Down, but not out: Parametrix ensuring uptime glitches aren’t destructive
Israeli startup Parametrix is disrupting the insurance industry with its IT downtime policy, recently expanding into Europe after already entering the U.S. market with certain underwriters at Lloyd’s of London, and partnering with Japanese insurance giant Sompo
IT downtime insurance may sound confounding and complex, but its significance and promise are clear when you speak with Yonatan Hatzor, the co-founder and CEO of Israeli startup Parametrix. "Uptime and innovation are two things that don't coexist. Innovation developed by humans comes at the expense of downtime," Hatzor told CTech. "Companies are already at 99.999% uptime and anything higher than that would mean that they aren't innovating, which is something that they must do in order to remain competitive. This means there will always be new services, a new payment system, a new cloud service, and humans are part of these processes. Human error is the leading reason for downtime so there is always going to be downtime and we will always have a business."
Parametrix specializes in insurance policies in the event of cloud-based crashes or downtime, ensuring that companies with mission-critical services in the cloud can quickly recover from IT downtime events. Hatzor's words are backed up by Parametrix's swift expansion, with the startup that was founded at the end of 2019, already creating shockwaves in the traditional insurance industry. The company is quickly moving forward with its plan of entering as many markets as possible, after launching in the U.S. with certain underwriters at Lloyd’s of London in 2020. Europe is its latest focus, with CTech learning that Parametrix recently received all the regulatory approvals to begin marketing its policy in Germany where it will do so with underwriter Hannover Re and insurance company ELEMENT. The company is also expecting to soon receive approval to sell its insurance in Italy, France, and Spain.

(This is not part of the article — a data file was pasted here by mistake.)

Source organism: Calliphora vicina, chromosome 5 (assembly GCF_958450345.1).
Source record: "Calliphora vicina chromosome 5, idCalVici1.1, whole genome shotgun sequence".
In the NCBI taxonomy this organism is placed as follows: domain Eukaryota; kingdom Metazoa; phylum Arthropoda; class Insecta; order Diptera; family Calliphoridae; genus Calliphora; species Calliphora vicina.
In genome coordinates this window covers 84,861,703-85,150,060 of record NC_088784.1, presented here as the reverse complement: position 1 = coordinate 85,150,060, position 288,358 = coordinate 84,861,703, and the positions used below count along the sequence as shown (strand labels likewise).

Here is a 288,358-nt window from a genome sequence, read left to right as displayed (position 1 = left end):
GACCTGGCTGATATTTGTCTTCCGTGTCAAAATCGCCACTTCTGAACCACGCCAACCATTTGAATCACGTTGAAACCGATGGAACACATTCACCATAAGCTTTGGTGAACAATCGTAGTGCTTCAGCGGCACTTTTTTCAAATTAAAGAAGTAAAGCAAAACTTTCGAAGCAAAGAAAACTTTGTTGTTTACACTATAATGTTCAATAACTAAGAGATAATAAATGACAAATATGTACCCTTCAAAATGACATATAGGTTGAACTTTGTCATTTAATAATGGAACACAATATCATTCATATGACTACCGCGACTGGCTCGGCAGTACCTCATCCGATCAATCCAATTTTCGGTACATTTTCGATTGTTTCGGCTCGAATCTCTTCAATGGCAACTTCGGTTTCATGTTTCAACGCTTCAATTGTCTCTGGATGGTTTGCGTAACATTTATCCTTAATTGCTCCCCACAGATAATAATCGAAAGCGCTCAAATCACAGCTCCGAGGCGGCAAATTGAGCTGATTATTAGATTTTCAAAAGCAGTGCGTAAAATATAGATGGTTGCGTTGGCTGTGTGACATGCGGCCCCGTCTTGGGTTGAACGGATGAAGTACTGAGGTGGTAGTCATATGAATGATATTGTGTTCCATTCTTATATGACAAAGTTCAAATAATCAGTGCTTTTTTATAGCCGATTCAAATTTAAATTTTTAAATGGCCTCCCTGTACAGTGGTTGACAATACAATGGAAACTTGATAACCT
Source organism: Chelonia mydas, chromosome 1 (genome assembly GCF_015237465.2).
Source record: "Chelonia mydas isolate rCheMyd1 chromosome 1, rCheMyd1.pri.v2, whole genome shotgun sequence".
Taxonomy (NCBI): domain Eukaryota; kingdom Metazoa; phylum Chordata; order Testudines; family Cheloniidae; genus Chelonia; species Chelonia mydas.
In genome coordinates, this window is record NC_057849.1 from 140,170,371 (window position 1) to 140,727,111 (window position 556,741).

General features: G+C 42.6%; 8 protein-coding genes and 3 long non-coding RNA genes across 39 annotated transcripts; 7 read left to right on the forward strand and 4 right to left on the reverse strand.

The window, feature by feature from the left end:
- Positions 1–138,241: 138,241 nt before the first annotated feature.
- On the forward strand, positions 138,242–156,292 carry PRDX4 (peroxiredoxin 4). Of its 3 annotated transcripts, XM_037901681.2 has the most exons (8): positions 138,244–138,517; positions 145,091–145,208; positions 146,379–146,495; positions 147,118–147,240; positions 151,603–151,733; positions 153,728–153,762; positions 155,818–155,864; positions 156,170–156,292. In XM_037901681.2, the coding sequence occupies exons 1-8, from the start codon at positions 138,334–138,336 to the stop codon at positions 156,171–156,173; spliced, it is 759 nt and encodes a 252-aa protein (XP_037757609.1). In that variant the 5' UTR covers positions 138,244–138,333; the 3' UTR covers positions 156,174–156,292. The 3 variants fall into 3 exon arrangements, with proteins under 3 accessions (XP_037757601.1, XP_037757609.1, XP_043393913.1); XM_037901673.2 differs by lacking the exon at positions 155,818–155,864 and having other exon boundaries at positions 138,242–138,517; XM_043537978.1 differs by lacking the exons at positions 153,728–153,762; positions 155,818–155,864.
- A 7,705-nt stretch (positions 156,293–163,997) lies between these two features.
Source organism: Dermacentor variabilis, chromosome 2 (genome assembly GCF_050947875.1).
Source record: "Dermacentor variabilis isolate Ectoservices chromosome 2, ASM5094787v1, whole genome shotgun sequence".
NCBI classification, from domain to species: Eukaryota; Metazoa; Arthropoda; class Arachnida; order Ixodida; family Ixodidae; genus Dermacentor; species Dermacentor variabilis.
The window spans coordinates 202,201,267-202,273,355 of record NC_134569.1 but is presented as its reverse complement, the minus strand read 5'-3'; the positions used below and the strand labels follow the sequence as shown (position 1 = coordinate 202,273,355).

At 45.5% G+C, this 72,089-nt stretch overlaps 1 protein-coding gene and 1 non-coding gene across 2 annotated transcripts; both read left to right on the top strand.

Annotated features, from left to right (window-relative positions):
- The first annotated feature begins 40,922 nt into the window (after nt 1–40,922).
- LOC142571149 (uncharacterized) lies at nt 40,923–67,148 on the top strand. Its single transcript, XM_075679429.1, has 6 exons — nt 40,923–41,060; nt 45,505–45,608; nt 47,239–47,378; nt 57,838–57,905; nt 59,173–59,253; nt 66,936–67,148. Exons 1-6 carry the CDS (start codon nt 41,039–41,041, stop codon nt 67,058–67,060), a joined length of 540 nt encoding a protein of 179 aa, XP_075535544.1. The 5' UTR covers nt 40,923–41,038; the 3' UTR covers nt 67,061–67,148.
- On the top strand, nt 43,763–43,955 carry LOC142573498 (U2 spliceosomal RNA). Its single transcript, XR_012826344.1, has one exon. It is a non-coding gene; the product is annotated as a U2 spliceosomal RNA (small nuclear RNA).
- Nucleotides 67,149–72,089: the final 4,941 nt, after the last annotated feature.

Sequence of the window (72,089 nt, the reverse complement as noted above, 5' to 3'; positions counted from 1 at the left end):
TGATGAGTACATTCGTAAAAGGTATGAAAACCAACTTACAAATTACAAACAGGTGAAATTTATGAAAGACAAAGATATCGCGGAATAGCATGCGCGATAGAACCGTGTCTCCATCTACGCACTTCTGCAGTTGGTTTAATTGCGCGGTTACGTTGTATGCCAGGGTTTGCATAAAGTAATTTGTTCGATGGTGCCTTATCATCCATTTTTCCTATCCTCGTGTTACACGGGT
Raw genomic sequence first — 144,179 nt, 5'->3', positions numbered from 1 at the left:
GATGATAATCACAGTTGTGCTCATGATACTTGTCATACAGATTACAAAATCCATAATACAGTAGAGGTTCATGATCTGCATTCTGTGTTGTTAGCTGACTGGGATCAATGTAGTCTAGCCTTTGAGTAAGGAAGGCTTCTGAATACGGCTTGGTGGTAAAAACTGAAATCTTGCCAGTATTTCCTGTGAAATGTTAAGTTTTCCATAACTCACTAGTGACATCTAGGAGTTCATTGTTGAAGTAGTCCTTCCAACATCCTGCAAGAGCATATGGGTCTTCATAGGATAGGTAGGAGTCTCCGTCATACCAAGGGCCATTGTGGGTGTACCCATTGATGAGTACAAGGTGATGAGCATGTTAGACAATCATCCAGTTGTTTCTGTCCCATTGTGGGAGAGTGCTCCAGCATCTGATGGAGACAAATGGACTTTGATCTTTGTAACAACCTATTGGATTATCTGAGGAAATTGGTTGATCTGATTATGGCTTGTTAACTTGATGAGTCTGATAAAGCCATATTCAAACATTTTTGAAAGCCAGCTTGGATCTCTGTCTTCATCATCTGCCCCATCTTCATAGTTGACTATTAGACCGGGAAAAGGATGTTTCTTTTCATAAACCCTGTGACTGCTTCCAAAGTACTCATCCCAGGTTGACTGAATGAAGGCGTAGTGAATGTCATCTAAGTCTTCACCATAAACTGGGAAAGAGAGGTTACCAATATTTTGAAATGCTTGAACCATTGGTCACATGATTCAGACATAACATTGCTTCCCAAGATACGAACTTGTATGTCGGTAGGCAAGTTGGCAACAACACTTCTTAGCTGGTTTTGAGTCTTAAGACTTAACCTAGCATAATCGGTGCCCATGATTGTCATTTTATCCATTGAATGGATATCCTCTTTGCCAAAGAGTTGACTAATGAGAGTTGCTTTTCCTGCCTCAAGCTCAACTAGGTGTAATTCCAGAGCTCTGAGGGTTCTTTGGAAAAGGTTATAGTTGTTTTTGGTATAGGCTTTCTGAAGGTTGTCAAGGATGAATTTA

Parametrix co-founders Tamir Carmel (from right), Neta Rozy, Ori Cohen and Yonatan Hatzor. Photo: David Garb
All of this comes on the back of June's announcement that Japanese insurance giant Sompo launched a new insurance product to insure e-commerce stores on platforms such as Yahoo! Shopping, Shopify, and Amazon, based on the technology of Parametrix. The company's plan is to provide service to millions of customers in Japan and the Far East over the next few years, thanks to the collaboration. The project was created and agreed upon during the Covid-19 pandemic solely through Zoom meetings.
Parametrix, which raised $17.5 million in May of this year from FirstMark Capital, and F2 Ventures, has developed innovative technology which continuously monitors many third-party systems such as cloud computing, internet service providers, customer relations management systems, e-commerce services, and digital payment means. This system provides precise alerts about the timing of downtime and the type of services that have collapsed, as well as providing the data required so that the company can produce inexpensive policies, based on parametric models. Parametric insurance is insurance that allows rapid provision of insurance indemnity, without the need for a claim adjustment process, and which is adapted to the needs of the customer, in terms of the level of the coverage.
"A business has to ask itself what would happen to it if tomorrow its cloud environment would be down for 6-7 hours," said Hatzor. "If the answer is that it would cause significant damage or impact its customers, then it is less of a question of what are the odds of this happening, which by the way aren't that low, but rather how can I lower or transfer this downtime risk to change the outcome, which means they need Parametrix's insurance.